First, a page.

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Author Topic: What is the current take between XQD and CFast?  (Read 5985 times)

dwswager

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What is the current take between XQD and CFast?
« on: February 05, 2016, 02:18:05 pm »

As someone looking to buy the XQD enabled Nikon D500, this issue just hit my RADAR.  I think SD is the standard because of low cost, ubiquity and it meets the needs of almost every use.  However, there is certainly a small and important market for high speed cards.  But can the market support 2 different standards?  This could really end in tragedy for some users of one format or the other.  I notice the Nikon D5 has a service center replaceable card module (CF and XQD).  Wonder if they have a CFast module designed and ready to hedge their bets?

Oddly, you would think Sony could work this in their favor.  I like the XQD card size and it looks like better connector than the fin on CFast, but like Betamax and Memory Stuck, Sony has a nasty history of taking the better technology and arrogantly assuming people will pay extra for it.  They just don't understand "good enough" and value.
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razrblck

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Re: What is the current take between XQD and CFast?
« Reply #1 on: February 05, 2016, 03:25:58 pm »

XQD provides enough speed in less physical space. Both CFast and XQD are fairly easy to implement as they leverage technologies that we've had for more than a decade in PCs, so all the supporting hardware and software is already out there.

I'm sure that if they will ever need the additional speed provided by top of the line CFast cards they would manage some way to fit them in their cameras. Right now they have to think about people already owning XQD cards from other camera models and moving customers to something faster. CFast has been used mostly in the video industry and there are no still cameras that use CFast that I know of.

Just like with CompactFlash and SecureDigital, we will see both XQD and CFast coexist for a long time until they get replaces by something even better.
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davidgp

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Re: What is the current take between XQD and CFast?
« Reply #2 on: February 06, 2016, 04:48:22 am »

As someone looking to buy the XQD enabled Nikon D500, this issue just hit my RADAR.  I think SD is the standard because of low cost, ubiquity and it meets the needs of almost every use.  However, there is certainly a small and important market for high speed cards.  But can the market support 2 different standards?  This could really end in tragedy for some users of one format or the other.  I notice the Nikon D5 has a service center replaceable card module (CF and XQD).  Wonder if they have a CFast module designed and ready to hedge their bets?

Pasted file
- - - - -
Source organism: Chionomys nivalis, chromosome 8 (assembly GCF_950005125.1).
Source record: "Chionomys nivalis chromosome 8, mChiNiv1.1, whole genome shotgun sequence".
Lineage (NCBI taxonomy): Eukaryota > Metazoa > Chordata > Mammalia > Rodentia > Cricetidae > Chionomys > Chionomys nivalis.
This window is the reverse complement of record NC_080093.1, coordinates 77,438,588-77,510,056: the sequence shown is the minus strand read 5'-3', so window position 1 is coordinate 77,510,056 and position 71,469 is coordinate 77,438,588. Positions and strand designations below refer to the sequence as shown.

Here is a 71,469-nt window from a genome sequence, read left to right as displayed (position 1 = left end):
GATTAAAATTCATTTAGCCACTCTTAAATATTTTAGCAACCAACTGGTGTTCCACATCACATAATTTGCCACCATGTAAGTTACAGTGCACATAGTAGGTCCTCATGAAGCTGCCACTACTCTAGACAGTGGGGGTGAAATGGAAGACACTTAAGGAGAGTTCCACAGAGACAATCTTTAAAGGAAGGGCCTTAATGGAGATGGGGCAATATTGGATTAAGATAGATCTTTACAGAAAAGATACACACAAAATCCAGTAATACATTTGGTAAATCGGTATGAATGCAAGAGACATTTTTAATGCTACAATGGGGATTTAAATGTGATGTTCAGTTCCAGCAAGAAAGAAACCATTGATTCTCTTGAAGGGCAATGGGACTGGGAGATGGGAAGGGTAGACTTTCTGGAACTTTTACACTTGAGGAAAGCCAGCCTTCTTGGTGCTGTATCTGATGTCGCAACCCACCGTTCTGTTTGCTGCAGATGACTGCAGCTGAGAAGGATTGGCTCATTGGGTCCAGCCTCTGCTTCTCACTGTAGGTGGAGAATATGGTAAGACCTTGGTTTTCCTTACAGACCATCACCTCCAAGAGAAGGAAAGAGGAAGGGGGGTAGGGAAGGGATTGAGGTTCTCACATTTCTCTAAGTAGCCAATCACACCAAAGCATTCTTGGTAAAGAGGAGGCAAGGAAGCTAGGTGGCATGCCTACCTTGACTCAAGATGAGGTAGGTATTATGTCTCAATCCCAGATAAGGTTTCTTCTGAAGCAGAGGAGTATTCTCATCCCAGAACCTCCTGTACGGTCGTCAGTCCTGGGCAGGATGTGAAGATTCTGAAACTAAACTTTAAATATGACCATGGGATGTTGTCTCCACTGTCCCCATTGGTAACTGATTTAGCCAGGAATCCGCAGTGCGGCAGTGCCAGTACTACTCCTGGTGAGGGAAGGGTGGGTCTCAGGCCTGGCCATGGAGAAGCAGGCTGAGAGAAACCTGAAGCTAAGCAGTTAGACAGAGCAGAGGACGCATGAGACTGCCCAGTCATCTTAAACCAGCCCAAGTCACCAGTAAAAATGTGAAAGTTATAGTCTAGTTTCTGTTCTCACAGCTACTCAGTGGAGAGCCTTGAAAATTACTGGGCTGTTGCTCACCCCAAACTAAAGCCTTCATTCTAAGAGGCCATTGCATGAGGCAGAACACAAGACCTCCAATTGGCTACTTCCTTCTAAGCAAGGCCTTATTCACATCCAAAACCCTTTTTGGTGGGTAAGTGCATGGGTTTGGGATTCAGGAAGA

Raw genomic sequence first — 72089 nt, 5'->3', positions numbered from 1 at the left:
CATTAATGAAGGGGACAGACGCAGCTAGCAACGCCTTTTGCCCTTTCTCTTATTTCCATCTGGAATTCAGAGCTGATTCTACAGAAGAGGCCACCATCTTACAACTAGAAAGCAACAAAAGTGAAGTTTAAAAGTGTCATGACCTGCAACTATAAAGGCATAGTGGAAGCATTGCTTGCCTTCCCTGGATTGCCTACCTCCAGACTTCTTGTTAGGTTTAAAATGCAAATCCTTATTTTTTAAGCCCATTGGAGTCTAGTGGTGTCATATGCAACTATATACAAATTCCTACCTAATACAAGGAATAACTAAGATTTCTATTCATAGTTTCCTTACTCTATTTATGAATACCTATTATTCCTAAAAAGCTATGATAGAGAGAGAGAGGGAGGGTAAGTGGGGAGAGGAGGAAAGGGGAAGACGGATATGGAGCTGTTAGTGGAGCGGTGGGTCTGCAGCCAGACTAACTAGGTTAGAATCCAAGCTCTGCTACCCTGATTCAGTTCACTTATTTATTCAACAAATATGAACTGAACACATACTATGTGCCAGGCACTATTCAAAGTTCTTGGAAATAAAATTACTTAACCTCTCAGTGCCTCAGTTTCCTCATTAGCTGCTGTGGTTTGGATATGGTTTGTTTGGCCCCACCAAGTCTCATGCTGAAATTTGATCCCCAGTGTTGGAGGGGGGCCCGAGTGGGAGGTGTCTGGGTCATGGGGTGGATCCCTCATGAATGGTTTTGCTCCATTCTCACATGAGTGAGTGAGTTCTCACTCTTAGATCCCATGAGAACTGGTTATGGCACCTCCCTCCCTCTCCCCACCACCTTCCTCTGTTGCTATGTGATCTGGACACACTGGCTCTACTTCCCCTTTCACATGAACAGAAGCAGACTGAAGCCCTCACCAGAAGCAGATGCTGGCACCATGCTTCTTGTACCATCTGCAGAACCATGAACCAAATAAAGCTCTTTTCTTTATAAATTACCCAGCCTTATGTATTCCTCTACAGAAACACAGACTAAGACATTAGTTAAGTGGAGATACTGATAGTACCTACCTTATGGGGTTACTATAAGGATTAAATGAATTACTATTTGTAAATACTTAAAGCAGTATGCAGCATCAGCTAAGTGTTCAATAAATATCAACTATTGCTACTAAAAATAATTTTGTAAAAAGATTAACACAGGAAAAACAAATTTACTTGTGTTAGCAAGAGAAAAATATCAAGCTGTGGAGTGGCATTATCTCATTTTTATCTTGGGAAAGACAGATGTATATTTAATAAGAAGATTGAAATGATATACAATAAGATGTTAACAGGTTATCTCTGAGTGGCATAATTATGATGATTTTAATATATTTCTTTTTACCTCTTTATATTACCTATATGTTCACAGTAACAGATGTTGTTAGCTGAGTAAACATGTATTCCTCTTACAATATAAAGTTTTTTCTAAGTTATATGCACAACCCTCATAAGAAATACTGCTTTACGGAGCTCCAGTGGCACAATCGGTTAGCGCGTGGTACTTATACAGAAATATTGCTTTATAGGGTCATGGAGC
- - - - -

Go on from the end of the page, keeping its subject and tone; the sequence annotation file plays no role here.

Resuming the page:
Yes, I think the market can support the two standards, It always has done it. CompactFlash and SD in the past... or if you go even back we had MMC, MemoryStick, CompactFlash, SD some years ago... I think SD will continue to be the dominating one for a while. Maybe we will see a separation between SD for "non-pro" level and XQD and CFast for Pro level.

I highly doubt Nikon will do CFast module in the future... the reasons, my next paragraph...

Quote
Oddly, you would think Sony could work this in their favor.  I like the XQD card size and it looks like better connector than the fin on CFast, but like Betamax and Memory Stuck, Sony has a nasty history of taking the better technology and arrogantly assuming people will pay extra for it.  They just don't understand "good enough" and value.

XQD was designed by ScanDisk, Sony and Nikon together ( https://en.wikipedia.org/wiki/XQD_card ), so Sony bets will be XQD. They are already doing products that use this format: check the specs for example of their FS7 camera: http://www.bhphotovideo.com/c/product/1082825-REG/sony_pxw_fs7_compact_4k_xdcam_with.html . Maybe in the future they put it in their E mount FF cameras... but I'm happy they are still using SD for the moment... I have tons of SD cards...

CFast is the natural evolution of CompactFlash format. CompactFlash is based in the PATA standard to connect harddrives or CD/DVD-Roms units in PCs. Since many years ago the PC industry moved to SATA, and CFast is based in the SATA standard (Right now the PC industry is moving again to even faster connectors, mainly for the main harddrive, connected directly to an PCI-E bus). For the moment the companies I'm seeing using CFast are Arri, Blackmagic and, of course, Canon (probably I'm missing someone... I'm not following too much the video world and those guys are the ones that benefit the most with this new formats).